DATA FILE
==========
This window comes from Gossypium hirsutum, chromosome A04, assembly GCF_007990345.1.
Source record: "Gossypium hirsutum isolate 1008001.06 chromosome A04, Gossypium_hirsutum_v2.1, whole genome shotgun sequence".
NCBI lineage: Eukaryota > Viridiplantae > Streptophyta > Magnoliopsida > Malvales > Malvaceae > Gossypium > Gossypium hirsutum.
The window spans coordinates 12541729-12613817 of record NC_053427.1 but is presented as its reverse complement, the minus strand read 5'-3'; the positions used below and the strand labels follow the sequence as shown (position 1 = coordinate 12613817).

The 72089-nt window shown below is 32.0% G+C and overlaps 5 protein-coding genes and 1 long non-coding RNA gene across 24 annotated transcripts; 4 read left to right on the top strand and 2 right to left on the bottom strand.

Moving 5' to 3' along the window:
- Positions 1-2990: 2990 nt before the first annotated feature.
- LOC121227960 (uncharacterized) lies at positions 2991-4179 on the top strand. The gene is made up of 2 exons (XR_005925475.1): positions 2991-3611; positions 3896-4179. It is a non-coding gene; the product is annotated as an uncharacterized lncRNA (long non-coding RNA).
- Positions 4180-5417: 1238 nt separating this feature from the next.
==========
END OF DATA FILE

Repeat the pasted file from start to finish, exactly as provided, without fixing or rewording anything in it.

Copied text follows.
This window comes from Gossypium hirsutum, chromosome A04, assembly GCF_007990345.1.
Source record: "Gossypium hirsutum isolate 1008001.06 chromosome A04, Gossypium_hirsutum_v2.1, whole genome shotgun sequence".
NCBI lineage: Eukaryota > Viridiplantae > Streptophyta > Magnoliopsida > Malvales > Malvaceae > Gossypium > Gossypium hirsutum.
The window spans coordinates 12541729-12613817 of record NC_053427.1 but is presented as its reverse complement, the minus strand read 5'-3'; the positions used below and the strand labels follow the sequence as shown (position 1 = coordinate 12613817).

The 72089-nt window shown below is 32.0% G+C and overlaps 5 protein-coding genes and 1 long non-coding RNA gene across 24 annotated transcripts; 4 read left to right on the top strand and 2 right to left on the bottom strand.

Moving 5' to 3' along the window:
- Positions 1-2990: 2990 nt before the first annotated feature.
- LOC121227960 (uncharacterized) lies at positions 2991-4179 on the top strand. The gene is made up of 2 exons (XR_005925475.1): positions 2991-3611; positions 3896-4179. It is a non-coding gene; the product is annotated as an uncharacterized lncRNA (long non-coding RNA).
- Positions 4180-5417: 1238 nt separating this feature from the next.